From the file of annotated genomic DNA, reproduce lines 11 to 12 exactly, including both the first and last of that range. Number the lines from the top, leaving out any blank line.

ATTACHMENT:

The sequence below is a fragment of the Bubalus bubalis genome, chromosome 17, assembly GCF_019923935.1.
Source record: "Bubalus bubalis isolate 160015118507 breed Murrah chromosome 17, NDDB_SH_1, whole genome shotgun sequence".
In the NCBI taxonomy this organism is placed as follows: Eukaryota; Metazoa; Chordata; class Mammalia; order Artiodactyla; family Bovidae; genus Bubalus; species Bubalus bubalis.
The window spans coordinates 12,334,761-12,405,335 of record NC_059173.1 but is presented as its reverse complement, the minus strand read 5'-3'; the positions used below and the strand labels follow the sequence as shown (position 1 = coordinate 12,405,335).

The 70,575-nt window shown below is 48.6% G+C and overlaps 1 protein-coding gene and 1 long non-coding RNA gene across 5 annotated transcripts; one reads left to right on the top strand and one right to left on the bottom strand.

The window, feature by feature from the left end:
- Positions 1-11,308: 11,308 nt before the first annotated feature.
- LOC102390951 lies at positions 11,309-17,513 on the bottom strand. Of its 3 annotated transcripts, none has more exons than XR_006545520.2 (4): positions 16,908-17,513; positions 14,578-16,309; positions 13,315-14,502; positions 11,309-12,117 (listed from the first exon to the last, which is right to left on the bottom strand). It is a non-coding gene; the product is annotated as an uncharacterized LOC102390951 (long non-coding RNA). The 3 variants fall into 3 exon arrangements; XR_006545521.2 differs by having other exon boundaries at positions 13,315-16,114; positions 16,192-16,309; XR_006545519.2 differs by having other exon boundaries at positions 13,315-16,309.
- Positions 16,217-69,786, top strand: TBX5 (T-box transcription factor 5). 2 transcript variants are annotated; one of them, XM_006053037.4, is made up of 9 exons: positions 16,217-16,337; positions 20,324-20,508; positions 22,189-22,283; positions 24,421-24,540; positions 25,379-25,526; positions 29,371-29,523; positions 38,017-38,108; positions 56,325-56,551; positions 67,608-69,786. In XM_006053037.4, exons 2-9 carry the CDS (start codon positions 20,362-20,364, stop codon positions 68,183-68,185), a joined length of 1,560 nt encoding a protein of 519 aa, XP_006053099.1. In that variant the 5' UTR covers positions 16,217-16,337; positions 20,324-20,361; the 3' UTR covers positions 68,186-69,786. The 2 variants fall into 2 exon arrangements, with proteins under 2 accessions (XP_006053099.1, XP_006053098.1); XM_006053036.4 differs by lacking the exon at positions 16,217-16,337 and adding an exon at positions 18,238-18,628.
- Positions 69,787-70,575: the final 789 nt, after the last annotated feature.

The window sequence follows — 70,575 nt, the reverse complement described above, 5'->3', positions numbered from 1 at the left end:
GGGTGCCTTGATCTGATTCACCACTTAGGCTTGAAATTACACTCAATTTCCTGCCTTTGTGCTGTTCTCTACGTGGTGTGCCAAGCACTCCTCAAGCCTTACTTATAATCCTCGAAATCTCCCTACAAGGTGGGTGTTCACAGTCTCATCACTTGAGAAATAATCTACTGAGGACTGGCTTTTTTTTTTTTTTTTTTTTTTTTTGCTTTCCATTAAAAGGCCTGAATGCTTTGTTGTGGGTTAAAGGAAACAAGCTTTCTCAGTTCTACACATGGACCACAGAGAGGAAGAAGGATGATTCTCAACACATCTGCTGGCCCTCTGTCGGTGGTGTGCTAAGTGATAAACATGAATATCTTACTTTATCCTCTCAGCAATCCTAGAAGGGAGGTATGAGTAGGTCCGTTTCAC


The window sequence follows — 70,575 nt, the reverse complement described above, 5'->3', positions numbered from 1 at the left end:
GGGTGCCTTGATCTGATTCACCACTTAGGCTTGAAATTACACTCAATTTCCTGCCTTTGTGCTGTTCTCTACGTGGTGTGCCAAGCACTCCTCAAGCCTTACTTATAATCCTCGAAATCTCCCTACAAGGTGGGTGTTCACAGTCTCATCACTTGAGAAATAATCTACTGAGGACTGGCTTTTTTTTTTTTTTTTTTTTTTTTTGCTTTCCATTAAAAGGCCTGAATGCTTTGTTGTGGGTTAAAGGAAACAAGCTTTCTCAGTTCTACACATGGACCACAGAGAGGAAGAAGGATGATTCTCAACACATCTGCTGGCCCTCTGTCGGTGGTGTGCTAAGTGATAAACATGAATATCTTACTTTATCCTCTCAGCAATCCTAGAAGGGAGGTATGAGTAGGTCCGTTTCAC